Stress Awareness month
Most people will experience stress at some point in their life, but constant or extreme stress is bad for both the mind and body. Stress can be caused by a sudden traumatic event or even just the expectations of daily life.
There are many ways to minimize stress such as maintaining a healthy lifestyle, talking about your feelings, and dedicating time to relaxing. If you are suffering from stress, you can find help and resources on the internet, or you can seek advice from a healthcare professional.
If left unchecked, stress can be deadly — in fact, stress is often referred to as the “silent killer” because although its effects are not immediately apparent, it can lead to a number of serious health problems such as high blood pressure and heart disease.
This is why Stress Awareness Month is important — it informs people about stress and provides them with the tools and resources to manage it.
In some way our lives are all full of hassles, deadlines, frustrations, and demands….whether it be from work or home life. For a lot of people Stress starts to become a way of life. Its not always a bad thing-in small doses, it can help you perform under pressure and motivate you to do your best. But when you’re constantly running in “stress” mode, your health and wellbeing will start to pay the price.
If you constantly feel frazzled and overwhelmed, it’s time to take action to bring your nervous system back into balance.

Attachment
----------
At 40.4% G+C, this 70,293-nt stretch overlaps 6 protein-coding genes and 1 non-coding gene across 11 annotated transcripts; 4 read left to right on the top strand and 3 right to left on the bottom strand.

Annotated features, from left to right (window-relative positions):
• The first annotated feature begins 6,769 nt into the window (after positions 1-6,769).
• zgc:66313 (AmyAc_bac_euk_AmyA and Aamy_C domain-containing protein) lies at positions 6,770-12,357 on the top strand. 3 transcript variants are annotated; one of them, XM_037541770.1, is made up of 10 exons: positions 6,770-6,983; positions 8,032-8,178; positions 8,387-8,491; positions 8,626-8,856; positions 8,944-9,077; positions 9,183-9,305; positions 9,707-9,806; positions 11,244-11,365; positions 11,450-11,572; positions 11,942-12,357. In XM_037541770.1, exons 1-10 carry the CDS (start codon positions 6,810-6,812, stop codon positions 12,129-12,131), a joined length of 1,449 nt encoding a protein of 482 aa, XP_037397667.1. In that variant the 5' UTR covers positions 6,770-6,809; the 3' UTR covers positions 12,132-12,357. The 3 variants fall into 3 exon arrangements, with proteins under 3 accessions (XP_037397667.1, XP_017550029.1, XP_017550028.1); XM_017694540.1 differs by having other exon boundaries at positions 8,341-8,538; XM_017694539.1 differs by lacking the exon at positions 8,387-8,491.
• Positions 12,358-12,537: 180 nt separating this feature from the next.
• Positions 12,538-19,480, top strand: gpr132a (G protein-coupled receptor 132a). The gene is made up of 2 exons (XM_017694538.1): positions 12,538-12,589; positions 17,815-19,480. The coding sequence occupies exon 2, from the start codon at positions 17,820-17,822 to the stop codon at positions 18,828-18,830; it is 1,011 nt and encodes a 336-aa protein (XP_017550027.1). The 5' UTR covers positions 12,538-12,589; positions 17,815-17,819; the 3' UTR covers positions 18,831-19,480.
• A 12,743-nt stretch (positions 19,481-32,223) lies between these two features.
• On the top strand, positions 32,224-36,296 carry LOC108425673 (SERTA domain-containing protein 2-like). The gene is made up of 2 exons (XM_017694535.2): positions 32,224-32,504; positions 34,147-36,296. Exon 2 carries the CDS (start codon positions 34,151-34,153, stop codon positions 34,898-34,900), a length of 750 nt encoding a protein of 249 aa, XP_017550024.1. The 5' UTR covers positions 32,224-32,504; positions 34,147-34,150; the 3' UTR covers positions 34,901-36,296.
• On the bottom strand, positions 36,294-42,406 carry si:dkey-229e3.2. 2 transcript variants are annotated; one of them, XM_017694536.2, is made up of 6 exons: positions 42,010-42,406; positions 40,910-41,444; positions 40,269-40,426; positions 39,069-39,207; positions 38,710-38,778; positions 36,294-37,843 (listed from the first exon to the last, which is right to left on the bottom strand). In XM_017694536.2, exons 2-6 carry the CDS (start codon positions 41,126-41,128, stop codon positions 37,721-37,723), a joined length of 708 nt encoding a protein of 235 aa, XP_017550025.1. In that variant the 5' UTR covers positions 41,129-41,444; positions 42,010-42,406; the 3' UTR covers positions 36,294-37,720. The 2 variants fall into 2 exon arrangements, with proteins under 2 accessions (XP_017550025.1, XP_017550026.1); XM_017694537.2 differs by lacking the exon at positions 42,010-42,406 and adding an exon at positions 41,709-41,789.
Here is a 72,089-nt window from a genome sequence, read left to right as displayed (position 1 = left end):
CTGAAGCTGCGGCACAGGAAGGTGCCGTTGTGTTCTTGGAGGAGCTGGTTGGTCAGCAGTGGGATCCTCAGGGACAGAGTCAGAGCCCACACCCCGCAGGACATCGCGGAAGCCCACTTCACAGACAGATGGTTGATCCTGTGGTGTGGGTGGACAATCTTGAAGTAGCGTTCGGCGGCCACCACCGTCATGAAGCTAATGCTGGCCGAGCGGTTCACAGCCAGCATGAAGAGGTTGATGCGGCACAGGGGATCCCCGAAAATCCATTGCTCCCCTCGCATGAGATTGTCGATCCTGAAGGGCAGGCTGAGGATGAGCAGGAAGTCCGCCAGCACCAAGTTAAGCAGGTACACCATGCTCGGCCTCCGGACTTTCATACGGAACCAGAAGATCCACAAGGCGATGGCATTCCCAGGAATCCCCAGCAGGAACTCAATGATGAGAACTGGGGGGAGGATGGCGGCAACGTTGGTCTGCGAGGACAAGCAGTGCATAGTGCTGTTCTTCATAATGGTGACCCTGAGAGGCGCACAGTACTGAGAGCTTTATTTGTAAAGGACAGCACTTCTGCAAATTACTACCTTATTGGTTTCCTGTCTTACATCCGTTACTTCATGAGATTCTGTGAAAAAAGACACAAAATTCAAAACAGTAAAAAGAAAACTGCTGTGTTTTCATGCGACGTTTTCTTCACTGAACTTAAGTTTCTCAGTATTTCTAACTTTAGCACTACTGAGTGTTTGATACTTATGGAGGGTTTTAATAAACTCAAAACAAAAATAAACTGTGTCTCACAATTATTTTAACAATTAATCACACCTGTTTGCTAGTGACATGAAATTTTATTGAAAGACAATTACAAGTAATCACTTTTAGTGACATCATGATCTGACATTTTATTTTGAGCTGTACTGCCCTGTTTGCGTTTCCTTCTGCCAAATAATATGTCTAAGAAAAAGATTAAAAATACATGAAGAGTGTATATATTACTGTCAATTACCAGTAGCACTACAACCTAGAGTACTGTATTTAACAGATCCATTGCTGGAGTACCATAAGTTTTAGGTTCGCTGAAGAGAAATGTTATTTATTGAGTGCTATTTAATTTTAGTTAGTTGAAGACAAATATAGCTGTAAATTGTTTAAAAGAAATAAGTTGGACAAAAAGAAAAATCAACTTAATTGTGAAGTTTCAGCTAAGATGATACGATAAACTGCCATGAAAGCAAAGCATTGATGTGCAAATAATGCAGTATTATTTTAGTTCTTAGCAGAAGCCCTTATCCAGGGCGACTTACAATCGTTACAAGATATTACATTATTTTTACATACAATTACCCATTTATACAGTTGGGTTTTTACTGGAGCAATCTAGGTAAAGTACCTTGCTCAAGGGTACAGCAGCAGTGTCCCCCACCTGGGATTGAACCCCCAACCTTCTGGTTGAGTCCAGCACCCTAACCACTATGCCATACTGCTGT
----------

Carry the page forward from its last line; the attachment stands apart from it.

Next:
The Body’s Stress Response
When you perceive a threat, your nervous system responds by releasing a flood of stress hormones, including adrenaline and cortisol. These hormones rouse the body for emergency action.
Your heart pounds faster, muscles tighten, blood pressure rises, breath quickens, and your senses become sharper. These physical changes increase your strength and stamina, speed your reaction time, and enhance your focus – preparing you to either fight or flee from the danger at hand.
You can increase your resistance to stress by strengthening your physical health.
- Exercise regularly. Physical activity plays a key role in reducing and preventing the effects of stress. Make time for exercise, at least three times per week. Nothing beats exercise for releasing pent-up stress and tension….plus it becomes “you” time!
- Eat a healthy diet. Well-nourished bodies are better prepared to cope with stress, so be mindful of what you eat. Start your day right with breakfast, and keep your energy up and your mind clear with balanced, nutritious meals throughout the day. Avoid “Processed” foods like the devil and get variety in your diet.
- Avoid caffeine and sugar. The temporary “highs” caffeine and sugar provide often end in with a crash in mood and energy. By removing the coffee, soft drinks, chocolate, and sugar snacks in your diet, you’ll feel more relaxed and you’ll sleep better.
- Avoid alcohol, cigarettes, and drugs. Self-medicating with alcohol or drugs may provide an easy escape from stress, but the relief is only temporary. Don’t avoid or mask the issue at hand; deal with problems head on and with a clear mind.
- Get enough sleep. Adequate sleep fuels your mind, as well as your body. Feeling tired will increase your stress because it may cause you to think irrationally.